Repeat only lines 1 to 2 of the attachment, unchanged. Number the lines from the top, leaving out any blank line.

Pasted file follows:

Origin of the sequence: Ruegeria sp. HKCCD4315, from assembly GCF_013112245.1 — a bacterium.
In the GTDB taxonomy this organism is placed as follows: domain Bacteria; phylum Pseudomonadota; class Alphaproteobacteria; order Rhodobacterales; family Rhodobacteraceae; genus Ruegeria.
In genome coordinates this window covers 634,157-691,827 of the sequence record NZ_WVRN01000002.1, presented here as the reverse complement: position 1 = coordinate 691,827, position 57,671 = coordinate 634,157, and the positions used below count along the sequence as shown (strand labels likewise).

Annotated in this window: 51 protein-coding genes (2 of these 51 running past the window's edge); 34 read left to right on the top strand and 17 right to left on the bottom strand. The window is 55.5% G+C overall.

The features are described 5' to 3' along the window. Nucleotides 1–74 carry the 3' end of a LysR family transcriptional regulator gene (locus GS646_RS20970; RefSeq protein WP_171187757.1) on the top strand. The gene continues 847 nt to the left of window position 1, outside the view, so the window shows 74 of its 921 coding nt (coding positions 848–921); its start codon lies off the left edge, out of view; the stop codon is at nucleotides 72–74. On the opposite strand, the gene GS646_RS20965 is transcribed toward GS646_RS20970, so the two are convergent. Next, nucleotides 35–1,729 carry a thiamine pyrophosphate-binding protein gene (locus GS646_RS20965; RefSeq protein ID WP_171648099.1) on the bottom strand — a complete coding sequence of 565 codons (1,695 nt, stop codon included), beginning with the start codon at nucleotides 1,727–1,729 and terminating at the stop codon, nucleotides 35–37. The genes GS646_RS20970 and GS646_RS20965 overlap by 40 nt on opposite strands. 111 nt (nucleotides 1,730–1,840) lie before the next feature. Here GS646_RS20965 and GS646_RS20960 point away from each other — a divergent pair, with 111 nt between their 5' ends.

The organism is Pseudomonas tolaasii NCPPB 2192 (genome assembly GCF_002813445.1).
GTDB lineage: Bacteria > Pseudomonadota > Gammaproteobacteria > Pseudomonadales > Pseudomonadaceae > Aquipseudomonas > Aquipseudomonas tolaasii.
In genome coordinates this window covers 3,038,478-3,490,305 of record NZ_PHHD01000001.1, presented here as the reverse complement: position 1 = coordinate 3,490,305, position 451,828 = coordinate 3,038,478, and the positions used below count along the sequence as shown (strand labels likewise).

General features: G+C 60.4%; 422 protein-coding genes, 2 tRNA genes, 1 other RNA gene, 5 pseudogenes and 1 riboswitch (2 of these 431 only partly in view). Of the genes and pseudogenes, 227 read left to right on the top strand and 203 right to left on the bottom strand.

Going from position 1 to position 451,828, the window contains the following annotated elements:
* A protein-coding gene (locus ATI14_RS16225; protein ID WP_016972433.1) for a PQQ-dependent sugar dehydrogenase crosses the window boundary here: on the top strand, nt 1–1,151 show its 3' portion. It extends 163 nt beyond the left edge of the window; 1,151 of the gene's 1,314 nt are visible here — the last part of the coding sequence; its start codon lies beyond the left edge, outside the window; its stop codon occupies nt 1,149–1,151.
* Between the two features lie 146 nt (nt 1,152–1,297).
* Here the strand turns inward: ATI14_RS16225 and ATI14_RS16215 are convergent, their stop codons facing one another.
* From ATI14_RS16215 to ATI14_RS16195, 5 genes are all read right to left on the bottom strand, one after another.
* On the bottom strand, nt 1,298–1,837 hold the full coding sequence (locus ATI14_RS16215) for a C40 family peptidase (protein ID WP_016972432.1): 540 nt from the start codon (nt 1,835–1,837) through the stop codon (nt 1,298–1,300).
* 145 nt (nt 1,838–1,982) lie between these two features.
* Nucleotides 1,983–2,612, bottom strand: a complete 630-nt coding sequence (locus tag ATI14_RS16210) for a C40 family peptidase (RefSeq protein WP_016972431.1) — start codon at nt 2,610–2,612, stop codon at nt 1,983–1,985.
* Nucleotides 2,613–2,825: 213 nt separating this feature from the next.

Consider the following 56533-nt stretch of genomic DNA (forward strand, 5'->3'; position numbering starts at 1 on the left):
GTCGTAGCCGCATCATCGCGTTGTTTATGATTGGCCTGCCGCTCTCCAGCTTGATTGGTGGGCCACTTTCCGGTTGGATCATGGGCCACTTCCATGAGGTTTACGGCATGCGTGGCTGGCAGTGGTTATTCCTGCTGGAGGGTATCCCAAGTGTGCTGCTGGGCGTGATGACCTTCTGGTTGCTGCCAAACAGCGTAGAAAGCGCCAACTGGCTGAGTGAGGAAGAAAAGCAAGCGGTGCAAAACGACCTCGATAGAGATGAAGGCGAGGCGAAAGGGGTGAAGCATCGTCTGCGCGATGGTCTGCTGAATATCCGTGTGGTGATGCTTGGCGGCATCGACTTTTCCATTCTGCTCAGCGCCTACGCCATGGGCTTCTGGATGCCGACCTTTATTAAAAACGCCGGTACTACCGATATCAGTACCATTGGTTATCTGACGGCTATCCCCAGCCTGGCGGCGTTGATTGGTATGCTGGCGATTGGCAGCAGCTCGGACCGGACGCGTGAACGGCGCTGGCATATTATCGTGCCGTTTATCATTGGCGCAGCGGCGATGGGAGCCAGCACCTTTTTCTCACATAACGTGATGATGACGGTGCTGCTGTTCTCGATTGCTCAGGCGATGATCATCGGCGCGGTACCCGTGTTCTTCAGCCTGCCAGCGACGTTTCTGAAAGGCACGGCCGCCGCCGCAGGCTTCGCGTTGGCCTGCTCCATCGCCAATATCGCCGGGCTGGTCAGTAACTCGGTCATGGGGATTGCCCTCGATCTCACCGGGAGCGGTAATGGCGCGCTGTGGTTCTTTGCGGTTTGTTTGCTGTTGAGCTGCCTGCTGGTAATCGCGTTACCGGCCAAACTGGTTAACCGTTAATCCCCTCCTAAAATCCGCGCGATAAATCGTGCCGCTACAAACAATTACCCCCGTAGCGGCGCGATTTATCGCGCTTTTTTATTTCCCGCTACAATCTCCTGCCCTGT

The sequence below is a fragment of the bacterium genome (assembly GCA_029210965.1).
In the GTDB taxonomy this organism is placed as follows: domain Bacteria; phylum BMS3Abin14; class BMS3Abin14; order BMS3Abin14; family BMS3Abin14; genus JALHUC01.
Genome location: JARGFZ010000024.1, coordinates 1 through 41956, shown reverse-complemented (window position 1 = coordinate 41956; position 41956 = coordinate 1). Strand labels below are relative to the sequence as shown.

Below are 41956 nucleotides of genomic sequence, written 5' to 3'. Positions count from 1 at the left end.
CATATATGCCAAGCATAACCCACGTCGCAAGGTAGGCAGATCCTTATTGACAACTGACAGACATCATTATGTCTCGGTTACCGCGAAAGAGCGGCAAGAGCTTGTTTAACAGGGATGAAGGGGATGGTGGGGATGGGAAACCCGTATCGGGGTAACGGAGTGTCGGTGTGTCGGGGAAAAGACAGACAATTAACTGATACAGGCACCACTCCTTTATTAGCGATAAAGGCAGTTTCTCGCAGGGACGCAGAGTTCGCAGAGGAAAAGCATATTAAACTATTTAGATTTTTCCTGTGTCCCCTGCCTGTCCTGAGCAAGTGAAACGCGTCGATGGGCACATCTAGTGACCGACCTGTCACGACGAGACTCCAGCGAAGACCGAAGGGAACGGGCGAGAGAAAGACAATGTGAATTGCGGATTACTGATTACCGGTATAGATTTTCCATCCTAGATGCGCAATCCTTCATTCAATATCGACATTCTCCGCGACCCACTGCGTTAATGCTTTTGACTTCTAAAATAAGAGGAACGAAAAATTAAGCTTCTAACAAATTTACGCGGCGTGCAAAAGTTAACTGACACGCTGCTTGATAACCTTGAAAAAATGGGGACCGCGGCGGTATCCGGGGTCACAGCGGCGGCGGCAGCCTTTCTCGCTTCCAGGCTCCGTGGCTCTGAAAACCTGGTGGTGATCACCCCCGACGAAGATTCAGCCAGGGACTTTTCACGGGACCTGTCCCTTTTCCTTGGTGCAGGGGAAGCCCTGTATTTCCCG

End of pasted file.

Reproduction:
Origin of the sequence: Ruegeria sp. HKCCD4315, from assembly GCF_013112245.1 — a bacterium.
In the GTDB taxonomy this organism is placed as follows: domain Bacteria; phylum Pseudomonadota; class Alphaproteobacteria; order Rhodobacterales; family Rhodobacteraceae; genus Ruegeria.